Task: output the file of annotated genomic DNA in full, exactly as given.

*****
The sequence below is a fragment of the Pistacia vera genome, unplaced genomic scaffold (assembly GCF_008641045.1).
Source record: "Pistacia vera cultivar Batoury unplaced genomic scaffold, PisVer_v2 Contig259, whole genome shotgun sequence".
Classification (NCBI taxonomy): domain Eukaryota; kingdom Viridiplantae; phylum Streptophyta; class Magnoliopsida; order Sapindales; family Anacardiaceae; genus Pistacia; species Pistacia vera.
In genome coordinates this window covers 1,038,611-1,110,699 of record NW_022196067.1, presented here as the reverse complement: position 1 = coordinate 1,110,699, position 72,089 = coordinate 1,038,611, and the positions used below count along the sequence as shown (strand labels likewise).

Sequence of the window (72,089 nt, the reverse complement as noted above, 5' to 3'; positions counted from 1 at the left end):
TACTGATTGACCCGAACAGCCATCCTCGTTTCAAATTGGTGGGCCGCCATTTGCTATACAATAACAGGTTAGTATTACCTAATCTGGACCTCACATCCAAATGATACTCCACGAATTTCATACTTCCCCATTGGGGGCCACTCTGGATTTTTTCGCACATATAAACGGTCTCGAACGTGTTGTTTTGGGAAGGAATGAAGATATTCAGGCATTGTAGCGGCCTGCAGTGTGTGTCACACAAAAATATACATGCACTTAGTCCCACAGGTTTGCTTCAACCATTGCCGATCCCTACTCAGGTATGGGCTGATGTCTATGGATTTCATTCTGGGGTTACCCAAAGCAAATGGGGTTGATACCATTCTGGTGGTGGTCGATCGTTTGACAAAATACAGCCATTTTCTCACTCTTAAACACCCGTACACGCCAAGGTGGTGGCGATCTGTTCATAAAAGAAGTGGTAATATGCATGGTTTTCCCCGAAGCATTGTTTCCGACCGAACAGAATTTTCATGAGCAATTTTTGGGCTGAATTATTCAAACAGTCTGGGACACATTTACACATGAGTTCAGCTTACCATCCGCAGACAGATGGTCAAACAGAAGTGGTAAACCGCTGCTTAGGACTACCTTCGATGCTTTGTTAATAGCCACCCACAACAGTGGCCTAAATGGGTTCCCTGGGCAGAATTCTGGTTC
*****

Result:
The sequence below is a fragment of the Pistacia vera genome, unplaced genomic scaffold (assembly GCF_008641045.1).
Source record: "Pistacia vera cultivar Batoury unplaced genomic scaffold, PisVer_v2 Contig259, whole genome shotgun sequence".
Classification (NCBI taxonomy): domain Eukaryota; kingdom Viridiplantae; phylum Streptophyta; class Magnoliopsida; order Sapindales; family Anacardiaceae; genus Pistacia; species Pistacia vera.
In genome coordinates this window covers 1,038,611-1,110,699 of record NW_022196067.1, presented here as the reverse complement: position 1 = coordinate 1,110,699, position 72,089 = coordinate 1,038,611, and the positions used below count along the sequence as shown (strand labels likewise).

Sequence of the window (72,089 nt, the reverse complement as noted above, 5' to 3'; positions counted from 1 at the left end):
TACTGATTGACCCGAACAGCCATCCTCGTTTCAAATTGGTGGGCCGCCATTTGCTATACAATAACAGGTTAGTATTACCTAATCTGGACCTCACATCCAAATGATACTCCACGAATTTCATACTTCCCCATTGGGGGCCACTCTGGATTTTTTCGCACATATAAACGGTCTCGAACGTGTTGTTTTGGGAAGGAATGAAGATATTCAGGCATTGTAGCGGCCTGCAGTGTGTGTCACACAAAAATATACATGCACTTAGTCCCACAGGTTTGCTTCAACCATTGCCGATCCCTACTCAGGTATGGGCTGATGTCTATGGATTTCATTCTGGGGTTACCCAAAGCAAATGGGGTTGATACCATTCTGGTGGTGGTCGATCGTTTGACAAAATACAGCCATTTTCTCACTCTTAAACACCCGTACACGCCAAGGTGGTGGCGATCTGTTCATAAAAGAAGTGGTAATATGCATGGTTTTCCCCGAAGCATTGTTTCCGACCGAACAGAATTTTCATGAGCAATTTTTGGGCTGAATTATTCAAACAGTCTGGGACACATTTACACATGAGTTCAGCTTACCATCCGCAGACAGATGGTCAAACAGAAGTGGTAAACCGCTGCTTAGGACTACCTTCGATGCTTTGTTAATAGCCACCCACAACAGTGGCCTAAATGGGTTCCCTGGGCAGAATTCTGGTTC